DO NOT REUSE an 8 year psu. For any reason. If the busted case doesn't bother you, that's an extra 60 bucks in your pocket. Or to save towards a new gpu, or grab a better cpu. That 60 could mean an i5 vs an i3. Way worth it!

I'm sure someone more knowledgeable will chime in here eventually. But I don't really see anyone recommending an i3 at this point.

If you're already playing your game on an aging system, either option will be mind blowing!
 
If you're really all that interested in an overclocking intel chip, that's a 4 core. Hit up Ebay and grab a 6600k, or a 7600k and a nice used z170 or z270 board. Will save you considerable money and will perform as good if not better than the i3. They're basically the same chip.

Heck, I have a 6600k I'd let go for basically the cost of shipping and all you'd need is a board. Z170 boards on ebay shouldn't be more than $100. You would need a cooler though.
 
Nov 4, 2019
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Good stuff.

The only reason I was considering overclocking was to try to squeaze every bit of value out of my dollar on the CPU. If I can get good performance without doing so then I probably wouldnt feel the need to learn about and fiddle with it.

I think you are absolutely right that whatever I do is likely going to be a vast improvement and will satisfy my needs. So its really about finding that sweet spot in value of performance : price.
If I could run on med-high settings without loosing significant fps during the most hardware-stressing portions of the game, and maintain that for a few years, I'll be pretty darn happy. Right now there are select parts of the game I just cant engage in because even with settings on 1 my fps make it unplayable.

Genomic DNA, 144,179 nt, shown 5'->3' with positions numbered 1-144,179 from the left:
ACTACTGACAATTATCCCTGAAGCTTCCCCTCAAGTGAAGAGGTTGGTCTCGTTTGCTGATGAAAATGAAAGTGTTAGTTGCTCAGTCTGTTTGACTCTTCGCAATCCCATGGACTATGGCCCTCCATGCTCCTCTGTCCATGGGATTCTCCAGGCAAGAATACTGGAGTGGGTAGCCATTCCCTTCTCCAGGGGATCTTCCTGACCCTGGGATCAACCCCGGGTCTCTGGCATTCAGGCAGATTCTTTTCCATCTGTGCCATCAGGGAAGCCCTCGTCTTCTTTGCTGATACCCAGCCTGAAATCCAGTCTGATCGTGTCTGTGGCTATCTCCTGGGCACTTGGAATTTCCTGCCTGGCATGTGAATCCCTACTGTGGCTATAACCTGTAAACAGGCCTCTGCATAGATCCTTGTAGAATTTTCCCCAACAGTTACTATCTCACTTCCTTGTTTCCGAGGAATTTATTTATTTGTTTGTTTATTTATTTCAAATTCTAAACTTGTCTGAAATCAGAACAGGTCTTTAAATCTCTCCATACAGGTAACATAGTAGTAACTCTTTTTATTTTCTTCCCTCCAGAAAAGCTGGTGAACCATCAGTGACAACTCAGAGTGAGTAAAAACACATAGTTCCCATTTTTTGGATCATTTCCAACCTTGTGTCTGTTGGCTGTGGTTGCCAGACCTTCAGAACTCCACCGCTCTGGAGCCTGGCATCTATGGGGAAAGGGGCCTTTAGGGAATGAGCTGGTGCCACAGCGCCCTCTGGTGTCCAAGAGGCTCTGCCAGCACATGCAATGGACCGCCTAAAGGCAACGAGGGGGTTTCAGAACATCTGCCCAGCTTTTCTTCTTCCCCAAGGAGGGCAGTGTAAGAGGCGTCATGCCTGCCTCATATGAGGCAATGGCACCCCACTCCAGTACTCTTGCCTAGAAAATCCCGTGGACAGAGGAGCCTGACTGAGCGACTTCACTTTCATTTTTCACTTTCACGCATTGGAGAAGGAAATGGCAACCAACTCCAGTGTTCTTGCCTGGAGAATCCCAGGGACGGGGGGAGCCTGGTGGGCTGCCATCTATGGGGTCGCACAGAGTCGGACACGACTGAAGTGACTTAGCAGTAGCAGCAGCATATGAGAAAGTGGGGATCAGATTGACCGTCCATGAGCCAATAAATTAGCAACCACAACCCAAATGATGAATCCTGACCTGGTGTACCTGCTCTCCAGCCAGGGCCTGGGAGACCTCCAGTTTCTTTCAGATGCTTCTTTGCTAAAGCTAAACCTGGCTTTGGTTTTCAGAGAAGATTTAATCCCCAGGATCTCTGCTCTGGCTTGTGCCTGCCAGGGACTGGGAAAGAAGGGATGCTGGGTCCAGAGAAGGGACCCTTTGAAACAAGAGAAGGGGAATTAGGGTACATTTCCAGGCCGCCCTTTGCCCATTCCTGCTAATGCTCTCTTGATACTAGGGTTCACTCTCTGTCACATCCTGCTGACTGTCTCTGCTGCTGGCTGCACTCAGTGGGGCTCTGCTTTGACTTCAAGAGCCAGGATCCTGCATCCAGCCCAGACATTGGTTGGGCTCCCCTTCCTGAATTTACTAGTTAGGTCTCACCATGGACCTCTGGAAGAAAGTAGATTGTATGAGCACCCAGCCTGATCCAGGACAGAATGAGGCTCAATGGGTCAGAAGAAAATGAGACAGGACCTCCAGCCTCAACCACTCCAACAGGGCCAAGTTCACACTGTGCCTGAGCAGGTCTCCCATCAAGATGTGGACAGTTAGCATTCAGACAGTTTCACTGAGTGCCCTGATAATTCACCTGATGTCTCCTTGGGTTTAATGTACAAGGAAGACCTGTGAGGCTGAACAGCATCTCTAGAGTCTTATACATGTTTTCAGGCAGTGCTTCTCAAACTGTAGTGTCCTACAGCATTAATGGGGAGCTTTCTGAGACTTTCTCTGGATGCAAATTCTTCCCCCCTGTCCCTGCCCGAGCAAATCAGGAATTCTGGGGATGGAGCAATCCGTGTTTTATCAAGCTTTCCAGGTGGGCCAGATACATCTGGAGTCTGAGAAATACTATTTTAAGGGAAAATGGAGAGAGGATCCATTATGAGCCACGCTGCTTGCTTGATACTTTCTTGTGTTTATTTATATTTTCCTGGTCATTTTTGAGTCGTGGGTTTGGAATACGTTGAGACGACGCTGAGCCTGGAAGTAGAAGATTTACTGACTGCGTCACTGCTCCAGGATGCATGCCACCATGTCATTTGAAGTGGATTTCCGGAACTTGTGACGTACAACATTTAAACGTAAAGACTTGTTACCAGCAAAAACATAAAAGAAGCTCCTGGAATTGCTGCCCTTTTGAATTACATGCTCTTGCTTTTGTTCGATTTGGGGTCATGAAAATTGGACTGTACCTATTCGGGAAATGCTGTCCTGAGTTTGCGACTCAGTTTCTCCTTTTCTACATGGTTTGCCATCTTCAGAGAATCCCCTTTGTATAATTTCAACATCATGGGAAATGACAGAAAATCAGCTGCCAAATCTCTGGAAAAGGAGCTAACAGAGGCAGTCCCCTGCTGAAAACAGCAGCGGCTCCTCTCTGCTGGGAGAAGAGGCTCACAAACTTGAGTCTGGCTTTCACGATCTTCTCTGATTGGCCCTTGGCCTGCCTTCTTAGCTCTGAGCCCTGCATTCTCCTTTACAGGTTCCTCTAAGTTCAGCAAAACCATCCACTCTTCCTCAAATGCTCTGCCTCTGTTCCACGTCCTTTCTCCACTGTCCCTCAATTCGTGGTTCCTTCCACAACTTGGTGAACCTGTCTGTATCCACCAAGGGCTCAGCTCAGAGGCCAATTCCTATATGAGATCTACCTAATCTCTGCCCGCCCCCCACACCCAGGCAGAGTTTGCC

Last few questions-
  • How did you decide on the Ram kit you recommended? Is that matching to a particular CPU/mobo, or just going off reputable manufacturer and price?
  • the ssd drive you recommended i see has a sata interface. It is my understanding that a PCIe offers much faster read speeds. Is there a reason not to opt for the PCIe that I am not aware of?
  • if I reuse my case, I will be ditching the noisy and dirty case fan in there. Will a single case fan be adequate, or is it worth the little bit of extra money for additional? (noise isn't too big of a concern for me, though it would be nice to no longer be asked while in discord what i am power-washing as I play).
Finally, are there typically sales on individual components during the Thanksgiving bonanzas? Is it worth waiting til then to start purchasing parts?
 

RodroX

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Aug 4, 2019